In 1997, a computer crossed a new threshold: Deep Blue, which could consider 200 million positions on a chessboard per second, defeated the reigning world chess champion, Gary Kasparov. In 2017, AlphaZero crossed another threshold by crushing Stockfish, the world-champion chess program, scoring 28 wins, 72 draws and zero losses.
AlphaZero is different. Starting only with the rules of chess, it taught itself an unbeatable strategy without the help of programmers—in 24 hours. Instead of considering every possible move, it focuses only on the most promising positions. In other words, it doesn’t simply crunch numbers: it uses “deep learning” to think and learn more like a person, only much, much faster.
Deep learning is a new type of machine learning. It can process a wider range of information—including raw, unstructured data, such as photographs, news stories and handwritten notes. With enough data, deep learning can often produce more accurate results for certain products than traditional machine-learning approaches (for example, the random forecast classifier.)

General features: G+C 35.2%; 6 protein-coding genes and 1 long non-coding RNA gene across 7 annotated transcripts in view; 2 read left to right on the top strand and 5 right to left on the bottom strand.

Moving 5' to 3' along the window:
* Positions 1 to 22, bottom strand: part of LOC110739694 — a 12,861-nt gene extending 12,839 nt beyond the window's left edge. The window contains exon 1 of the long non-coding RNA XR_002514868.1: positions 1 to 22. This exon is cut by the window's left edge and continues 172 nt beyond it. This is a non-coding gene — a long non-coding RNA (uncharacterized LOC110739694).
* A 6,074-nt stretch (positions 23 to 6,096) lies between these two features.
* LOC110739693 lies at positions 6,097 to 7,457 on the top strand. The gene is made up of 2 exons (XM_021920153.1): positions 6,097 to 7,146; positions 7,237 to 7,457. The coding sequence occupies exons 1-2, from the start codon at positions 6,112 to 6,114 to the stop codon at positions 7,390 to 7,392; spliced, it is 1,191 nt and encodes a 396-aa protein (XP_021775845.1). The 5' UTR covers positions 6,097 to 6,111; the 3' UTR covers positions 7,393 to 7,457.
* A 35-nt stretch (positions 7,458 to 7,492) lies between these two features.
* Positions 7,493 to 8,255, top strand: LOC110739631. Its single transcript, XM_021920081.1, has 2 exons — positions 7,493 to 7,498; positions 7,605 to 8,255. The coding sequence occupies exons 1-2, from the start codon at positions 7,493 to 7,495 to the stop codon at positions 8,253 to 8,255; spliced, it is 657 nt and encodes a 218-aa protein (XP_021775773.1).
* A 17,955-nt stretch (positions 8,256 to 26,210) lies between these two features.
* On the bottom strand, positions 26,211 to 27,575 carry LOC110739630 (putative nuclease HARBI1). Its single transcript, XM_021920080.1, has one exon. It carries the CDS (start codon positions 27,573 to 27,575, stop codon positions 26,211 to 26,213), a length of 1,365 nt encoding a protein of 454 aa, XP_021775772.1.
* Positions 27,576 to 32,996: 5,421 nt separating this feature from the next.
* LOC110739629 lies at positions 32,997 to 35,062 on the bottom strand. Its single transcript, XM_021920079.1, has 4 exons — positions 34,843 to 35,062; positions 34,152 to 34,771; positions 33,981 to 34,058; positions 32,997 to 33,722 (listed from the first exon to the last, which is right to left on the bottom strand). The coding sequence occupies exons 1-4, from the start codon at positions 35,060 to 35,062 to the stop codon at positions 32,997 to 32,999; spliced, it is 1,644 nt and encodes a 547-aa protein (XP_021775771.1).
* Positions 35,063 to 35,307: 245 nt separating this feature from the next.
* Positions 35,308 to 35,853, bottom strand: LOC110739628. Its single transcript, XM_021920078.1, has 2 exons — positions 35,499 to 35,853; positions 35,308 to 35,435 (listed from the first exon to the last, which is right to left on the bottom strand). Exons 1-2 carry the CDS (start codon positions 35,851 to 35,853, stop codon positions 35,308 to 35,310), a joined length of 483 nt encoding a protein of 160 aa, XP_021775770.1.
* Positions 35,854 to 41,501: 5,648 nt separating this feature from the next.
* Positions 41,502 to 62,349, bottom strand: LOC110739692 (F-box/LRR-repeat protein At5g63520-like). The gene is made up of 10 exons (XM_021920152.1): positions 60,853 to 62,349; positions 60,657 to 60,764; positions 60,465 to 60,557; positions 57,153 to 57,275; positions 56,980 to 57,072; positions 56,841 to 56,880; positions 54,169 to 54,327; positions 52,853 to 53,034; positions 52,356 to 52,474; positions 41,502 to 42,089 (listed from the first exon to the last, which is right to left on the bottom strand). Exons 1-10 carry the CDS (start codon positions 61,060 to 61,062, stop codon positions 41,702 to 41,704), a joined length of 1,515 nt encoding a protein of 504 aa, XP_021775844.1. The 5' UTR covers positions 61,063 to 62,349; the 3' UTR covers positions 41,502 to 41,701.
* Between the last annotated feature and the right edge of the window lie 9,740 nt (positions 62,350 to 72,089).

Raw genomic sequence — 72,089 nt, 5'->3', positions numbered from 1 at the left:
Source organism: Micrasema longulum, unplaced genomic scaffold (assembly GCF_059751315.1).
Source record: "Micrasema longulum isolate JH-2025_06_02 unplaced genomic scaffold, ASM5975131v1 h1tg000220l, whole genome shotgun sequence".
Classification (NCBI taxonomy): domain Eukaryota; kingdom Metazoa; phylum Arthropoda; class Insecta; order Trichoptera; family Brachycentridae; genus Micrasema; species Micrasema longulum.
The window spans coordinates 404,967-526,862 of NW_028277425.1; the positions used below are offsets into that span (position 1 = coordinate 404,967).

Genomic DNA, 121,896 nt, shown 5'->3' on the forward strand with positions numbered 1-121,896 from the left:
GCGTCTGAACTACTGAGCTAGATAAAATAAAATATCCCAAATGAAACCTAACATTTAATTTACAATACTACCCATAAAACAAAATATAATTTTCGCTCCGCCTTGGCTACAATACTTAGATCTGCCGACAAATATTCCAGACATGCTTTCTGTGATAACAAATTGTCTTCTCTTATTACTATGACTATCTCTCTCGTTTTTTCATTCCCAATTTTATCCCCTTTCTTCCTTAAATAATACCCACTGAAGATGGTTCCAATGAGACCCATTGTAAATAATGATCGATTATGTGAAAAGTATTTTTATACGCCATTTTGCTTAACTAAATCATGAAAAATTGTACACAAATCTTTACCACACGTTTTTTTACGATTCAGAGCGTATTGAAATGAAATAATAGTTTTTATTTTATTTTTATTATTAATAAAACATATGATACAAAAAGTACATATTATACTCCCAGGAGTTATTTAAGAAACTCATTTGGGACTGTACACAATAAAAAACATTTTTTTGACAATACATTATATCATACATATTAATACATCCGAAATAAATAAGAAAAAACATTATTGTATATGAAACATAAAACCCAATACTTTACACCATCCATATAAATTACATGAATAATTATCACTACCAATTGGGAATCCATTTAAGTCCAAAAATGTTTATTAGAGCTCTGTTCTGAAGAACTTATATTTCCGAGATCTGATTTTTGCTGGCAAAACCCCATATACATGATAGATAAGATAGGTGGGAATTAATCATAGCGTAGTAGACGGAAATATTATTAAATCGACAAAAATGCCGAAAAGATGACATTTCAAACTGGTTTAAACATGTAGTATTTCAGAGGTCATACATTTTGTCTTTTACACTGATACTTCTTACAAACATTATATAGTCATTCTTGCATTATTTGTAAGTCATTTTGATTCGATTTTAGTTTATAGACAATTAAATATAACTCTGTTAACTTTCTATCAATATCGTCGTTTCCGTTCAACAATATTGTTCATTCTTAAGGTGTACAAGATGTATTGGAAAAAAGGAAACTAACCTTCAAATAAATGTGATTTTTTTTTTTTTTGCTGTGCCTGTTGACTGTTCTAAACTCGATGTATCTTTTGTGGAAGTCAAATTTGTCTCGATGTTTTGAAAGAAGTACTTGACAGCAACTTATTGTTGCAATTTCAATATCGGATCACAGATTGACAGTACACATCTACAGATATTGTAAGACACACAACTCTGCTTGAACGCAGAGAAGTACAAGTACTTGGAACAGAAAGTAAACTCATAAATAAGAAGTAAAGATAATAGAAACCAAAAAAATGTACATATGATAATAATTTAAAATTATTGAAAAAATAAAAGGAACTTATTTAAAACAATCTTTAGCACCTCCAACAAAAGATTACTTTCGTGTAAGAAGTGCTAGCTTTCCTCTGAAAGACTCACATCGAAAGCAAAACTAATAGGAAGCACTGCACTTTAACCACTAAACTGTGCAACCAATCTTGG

Interconnected layers of software-based calculators known as “neurons” form a neural network that can ingest and process vast amounts of data through multiple layers that extract increasingly complex features of the data. The network can then use what it has learned to make determinations about new data. For example, once it learns what an object looks like, it can recognize the object from any angle in a new image.
Deep learning is a powerful new tool, but businesses are still learning how to get value from it. We are piloting deep learning techniques in the field of commercial personalization.